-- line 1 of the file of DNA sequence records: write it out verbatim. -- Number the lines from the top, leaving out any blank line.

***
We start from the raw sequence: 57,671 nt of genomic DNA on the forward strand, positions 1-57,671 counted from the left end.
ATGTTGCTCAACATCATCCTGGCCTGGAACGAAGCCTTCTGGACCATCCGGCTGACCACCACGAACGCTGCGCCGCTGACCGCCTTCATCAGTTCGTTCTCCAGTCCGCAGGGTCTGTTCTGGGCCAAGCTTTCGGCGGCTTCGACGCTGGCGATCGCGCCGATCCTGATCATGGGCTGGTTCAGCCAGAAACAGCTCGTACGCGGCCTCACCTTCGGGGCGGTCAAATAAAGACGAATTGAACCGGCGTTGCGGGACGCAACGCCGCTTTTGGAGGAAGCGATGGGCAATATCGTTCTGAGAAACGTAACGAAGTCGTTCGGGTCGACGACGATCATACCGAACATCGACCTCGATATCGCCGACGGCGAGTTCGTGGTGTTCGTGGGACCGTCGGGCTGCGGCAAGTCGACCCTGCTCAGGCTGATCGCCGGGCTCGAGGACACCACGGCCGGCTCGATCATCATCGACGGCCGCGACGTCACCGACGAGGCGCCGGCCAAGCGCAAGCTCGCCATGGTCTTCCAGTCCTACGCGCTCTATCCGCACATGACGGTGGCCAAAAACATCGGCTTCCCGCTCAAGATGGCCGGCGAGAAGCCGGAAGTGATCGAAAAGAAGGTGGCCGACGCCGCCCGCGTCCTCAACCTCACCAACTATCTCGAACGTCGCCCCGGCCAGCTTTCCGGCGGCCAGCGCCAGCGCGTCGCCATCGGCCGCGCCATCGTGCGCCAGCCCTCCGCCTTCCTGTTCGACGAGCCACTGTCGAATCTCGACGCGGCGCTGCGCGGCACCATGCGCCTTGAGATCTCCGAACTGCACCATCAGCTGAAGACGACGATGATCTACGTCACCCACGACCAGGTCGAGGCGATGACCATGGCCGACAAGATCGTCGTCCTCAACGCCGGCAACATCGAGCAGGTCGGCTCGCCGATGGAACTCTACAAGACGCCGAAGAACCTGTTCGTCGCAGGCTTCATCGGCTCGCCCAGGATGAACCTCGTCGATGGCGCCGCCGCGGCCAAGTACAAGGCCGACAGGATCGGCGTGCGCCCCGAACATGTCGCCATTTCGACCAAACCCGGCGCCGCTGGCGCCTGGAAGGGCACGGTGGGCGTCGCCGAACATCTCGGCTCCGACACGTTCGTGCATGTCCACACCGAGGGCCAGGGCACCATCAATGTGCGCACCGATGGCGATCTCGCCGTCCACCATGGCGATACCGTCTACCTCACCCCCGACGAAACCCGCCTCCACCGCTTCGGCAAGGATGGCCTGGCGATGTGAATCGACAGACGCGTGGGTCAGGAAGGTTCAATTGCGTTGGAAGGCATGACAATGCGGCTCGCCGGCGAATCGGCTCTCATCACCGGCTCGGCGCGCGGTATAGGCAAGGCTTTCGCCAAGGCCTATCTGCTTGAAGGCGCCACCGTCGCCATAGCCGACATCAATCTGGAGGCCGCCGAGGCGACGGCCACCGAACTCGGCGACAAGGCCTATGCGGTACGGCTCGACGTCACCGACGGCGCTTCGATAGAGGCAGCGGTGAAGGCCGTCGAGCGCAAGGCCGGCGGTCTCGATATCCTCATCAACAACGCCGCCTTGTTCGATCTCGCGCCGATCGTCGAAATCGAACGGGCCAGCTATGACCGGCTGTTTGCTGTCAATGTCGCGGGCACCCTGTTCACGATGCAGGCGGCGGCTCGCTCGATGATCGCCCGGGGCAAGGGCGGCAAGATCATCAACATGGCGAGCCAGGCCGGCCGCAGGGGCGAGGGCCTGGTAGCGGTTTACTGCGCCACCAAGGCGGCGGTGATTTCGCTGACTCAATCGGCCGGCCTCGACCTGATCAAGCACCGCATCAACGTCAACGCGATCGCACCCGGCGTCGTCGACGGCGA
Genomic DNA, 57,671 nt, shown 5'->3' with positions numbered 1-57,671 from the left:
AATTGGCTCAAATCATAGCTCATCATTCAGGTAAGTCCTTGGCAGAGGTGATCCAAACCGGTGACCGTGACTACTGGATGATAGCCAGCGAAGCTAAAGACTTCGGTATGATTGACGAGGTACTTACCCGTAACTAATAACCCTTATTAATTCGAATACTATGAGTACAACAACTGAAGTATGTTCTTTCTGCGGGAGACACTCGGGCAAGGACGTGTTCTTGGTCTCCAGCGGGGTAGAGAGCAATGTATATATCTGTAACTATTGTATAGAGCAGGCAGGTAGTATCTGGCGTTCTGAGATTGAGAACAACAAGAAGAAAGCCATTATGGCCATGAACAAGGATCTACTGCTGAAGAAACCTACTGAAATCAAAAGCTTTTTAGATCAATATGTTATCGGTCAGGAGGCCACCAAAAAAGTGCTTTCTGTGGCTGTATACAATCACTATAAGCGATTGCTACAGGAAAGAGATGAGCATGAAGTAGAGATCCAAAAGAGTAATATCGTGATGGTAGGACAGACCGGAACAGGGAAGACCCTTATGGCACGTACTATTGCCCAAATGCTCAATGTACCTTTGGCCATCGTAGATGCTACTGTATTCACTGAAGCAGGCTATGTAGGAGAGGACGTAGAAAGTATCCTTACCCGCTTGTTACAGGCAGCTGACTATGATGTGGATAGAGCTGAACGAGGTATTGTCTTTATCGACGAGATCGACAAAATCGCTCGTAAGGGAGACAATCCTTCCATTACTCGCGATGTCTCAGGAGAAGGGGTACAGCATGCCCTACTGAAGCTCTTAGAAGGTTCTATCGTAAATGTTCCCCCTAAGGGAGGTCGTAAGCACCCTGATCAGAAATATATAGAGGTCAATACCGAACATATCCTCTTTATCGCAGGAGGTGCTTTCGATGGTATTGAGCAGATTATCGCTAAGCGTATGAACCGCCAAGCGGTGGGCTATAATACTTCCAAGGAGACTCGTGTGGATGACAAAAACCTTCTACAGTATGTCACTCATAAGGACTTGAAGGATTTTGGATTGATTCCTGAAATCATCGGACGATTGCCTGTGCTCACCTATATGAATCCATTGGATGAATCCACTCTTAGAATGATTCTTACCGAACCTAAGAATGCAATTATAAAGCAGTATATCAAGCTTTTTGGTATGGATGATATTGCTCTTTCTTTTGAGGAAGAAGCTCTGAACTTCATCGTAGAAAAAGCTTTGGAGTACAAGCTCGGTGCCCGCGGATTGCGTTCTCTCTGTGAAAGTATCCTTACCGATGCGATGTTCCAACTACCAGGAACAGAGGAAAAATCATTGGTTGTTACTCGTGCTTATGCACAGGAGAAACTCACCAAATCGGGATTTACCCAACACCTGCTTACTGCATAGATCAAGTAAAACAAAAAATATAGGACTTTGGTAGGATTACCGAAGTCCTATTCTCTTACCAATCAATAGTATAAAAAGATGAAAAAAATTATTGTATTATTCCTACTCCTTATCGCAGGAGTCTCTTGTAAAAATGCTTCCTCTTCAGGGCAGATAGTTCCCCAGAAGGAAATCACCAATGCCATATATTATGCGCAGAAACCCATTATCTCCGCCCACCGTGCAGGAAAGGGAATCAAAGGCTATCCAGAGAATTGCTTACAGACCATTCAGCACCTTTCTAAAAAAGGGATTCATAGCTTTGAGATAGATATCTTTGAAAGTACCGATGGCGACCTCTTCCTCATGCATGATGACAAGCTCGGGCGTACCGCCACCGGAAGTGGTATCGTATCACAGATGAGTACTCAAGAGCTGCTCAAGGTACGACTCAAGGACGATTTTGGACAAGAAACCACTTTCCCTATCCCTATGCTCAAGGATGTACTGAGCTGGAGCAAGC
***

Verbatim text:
We start from the raw sequence: 57,671 nt of genomic DNA on the forward strand, positions 1-57,671 counted from the left end.